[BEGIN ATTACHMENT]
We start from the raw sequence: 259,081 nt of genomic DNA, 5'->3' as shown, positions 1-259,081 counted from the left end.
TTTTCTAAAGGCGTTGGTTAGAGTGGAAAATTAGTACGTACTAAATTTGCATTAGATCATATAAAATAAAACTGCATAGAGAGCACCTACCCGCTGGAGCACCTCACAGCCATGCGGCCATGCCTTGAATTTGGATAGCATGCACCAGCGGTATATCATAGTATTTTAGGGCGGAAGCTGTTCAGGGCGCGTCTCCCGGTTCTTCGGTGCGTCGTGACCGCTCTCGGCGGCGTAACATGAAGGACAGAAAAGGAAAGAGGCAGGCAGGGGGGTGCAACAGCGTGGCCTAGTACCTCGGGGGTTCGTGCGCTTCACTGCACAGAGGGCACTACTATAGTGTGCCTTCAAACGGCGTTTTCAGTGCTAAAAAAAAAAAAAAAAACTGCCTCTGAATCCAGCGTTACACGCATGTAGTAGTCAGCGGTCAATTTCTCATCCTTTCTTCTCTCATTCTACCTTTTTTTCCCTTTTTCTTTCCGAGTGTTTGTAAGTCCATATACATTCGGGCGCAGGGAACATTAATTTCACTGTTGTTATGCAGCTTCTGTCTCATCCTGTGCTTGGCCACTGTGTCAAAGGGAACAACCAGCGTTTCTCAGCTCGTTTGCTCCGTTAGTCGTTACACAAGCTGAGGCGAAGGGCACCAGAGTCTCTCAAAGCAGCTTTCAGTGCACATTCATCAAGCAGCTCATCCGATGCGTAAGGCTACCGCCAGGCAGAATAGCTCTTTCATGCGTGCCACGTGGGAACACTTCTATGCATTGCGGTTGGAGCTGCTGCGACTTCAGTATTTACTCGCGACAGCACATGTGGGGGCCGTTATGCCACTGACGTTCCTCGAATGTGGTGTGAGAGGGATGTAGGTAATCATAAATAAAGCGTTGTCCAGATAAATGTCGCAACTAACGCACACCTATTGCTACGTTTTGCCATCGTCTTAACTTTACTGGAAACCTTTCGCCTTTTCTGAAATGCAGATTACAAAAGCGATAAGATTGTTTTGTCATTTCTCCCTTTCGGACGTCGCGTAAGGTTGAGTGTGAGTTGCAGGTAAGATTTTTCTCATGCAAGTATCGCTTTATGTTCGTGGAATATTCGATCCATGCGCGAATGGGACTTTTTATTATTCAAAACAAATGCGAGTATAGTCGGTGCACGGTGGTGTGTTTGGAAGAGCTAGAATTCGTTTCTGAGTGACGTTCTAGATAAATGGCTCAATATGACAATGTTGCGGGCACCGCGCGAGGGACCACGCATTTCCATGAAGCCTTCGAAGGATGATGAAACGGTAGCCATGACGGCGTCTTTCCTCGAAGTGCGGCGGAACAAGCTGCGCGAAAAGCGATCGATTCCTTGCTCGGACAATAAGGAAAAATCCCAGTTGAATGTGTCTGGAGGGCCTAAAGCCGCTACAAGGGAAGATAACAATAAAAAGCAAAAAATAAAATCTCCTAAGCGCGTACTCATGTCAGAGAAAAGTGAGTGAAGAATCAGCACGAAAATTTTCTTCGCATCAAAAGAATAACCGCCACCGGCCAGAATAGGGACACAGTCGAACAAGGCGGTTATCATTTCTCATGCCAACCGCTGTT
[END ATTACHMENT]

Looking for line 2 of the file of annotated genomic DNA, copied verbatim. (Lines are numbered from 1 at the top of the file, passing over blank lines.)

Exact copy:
TTTTCTAAAGGCGTTGGTTAGAGTGGAAAATTAGTACGTACTAAATTTGCATTAGATCATATAAAATAAAACTGCATAGAGAGCACCTACCCGCTGGAGCACCTCACAGCCATGCGGCCATGCCTTGAATTTGGATAGCATGCACCAGCGGTATATCATAGTATTTTAGGGCGGAAGCTGTTCAGGGCGCGTCTCCCGGTTCTTCGGTGCGTCGTGACCGCTCTCGGCGGCGTAACATGAAGGACAGAAAAGGAAAGAGGCAGGCAGGGGGGTGCAACAGCGTGGCCTAGTACCTCGGGGGTTCGTGCGCTTCACTGCACAGAGGGCACTACTATAGTGTGCCTTCAAACGGCGTTTTCAGTGCTAAAAAAAAAAAAAAAAACTGCCTCTGAATCCAGCGTTACACGCATGTAGTAGTCAGCGGTCAATTTCTCATCCTTTCTTCTCTCATTCTACCTTTTTTTCCCTTTTTCTTTCCGAGTGTTTGTAAGTCCATATACATTCGGGCGCAGGGAACATTAATTTCACTGTTGTTATGCAGCTTCTGTCTCATCCTGTGCTTGGCCACTGTGTCAAAGGGAACAACCAGCGTTTCTCAGCTCGTTTGCTCCGTTAGTCGTTACACAAGCTGAGGCGAAGGGCACCAGAGTCTCTCAAAGCAGCTTTCAGTGCACATTCATCAAGCAGCTCATCCGATGCGTAAGGCTACCGCCAGGCAGAATAGCTCTTTCATGCGTGCCACGTGGGAACACTTCTATGCATTGCGGTTGGAGCTGCTGCGACTTCAGTATTTACTCGCGACAGCACATGTGGGGGCCGTTATGCCACTGACGTTCCTCGAATGTGGTGTGAGAGGGATGTAGGTAATCATAAATAAAGCGTTGTCCAGATAAATGTCGCAACTAACGCACACCTATTGCTACGTTTTGCCATCGTCTTAACTTTACTGGAAACCTTTCGCCTTTTCTGAAATGCAGATTACAAAAGCGATAAGATTGTTTTGTCATTTCTCCCTTTCGGACGTCGCGTAAGGTTGAGTGTGAGTTGCAGGTAAGATTTTTCTCATGCAAGTATCGCTTTATGTTCGTGGAATATTCGATCCATGCGCGAATGGGACTTTTTATTATTCAAAACAAATGCGAGTATAGTCGGTGCACGGTGGTGTGTTTGGAAGAGCTAGAATTCGTTTCTGAGTGACGTTCTAGATAAATGGCTCAATATGACAATGTTGCGGGCACCGCGCGAGGGACCACGCATTTCCATGAAGCCTTCGAAGGATGATGAAACGGTAGCCATGACGGCGTCTTTCCTCGAAGTGCGGCGGAACAAGCTGCGCGAAAAGCGATCGATTCCTTGCTCGGACAATAAGGAAAAATCCCAGTTGAATGTGTCTGGAGGGCCTAAAGCCGCTACAAGGGAAGATAACAATAAAAAGCAAAAAATAAAATCTCCTAAGCGCGTACTCATGTCAGAGAAAAGTGAGTGAAGAATCAGCACGAAAATTTTCTTCGCATCAAAAGAATAACCGCCACCGGCCAGAATAGGGACACAGTCGAACAAGGCGGTTATCATTTCTCATGCCAACCGCTGTT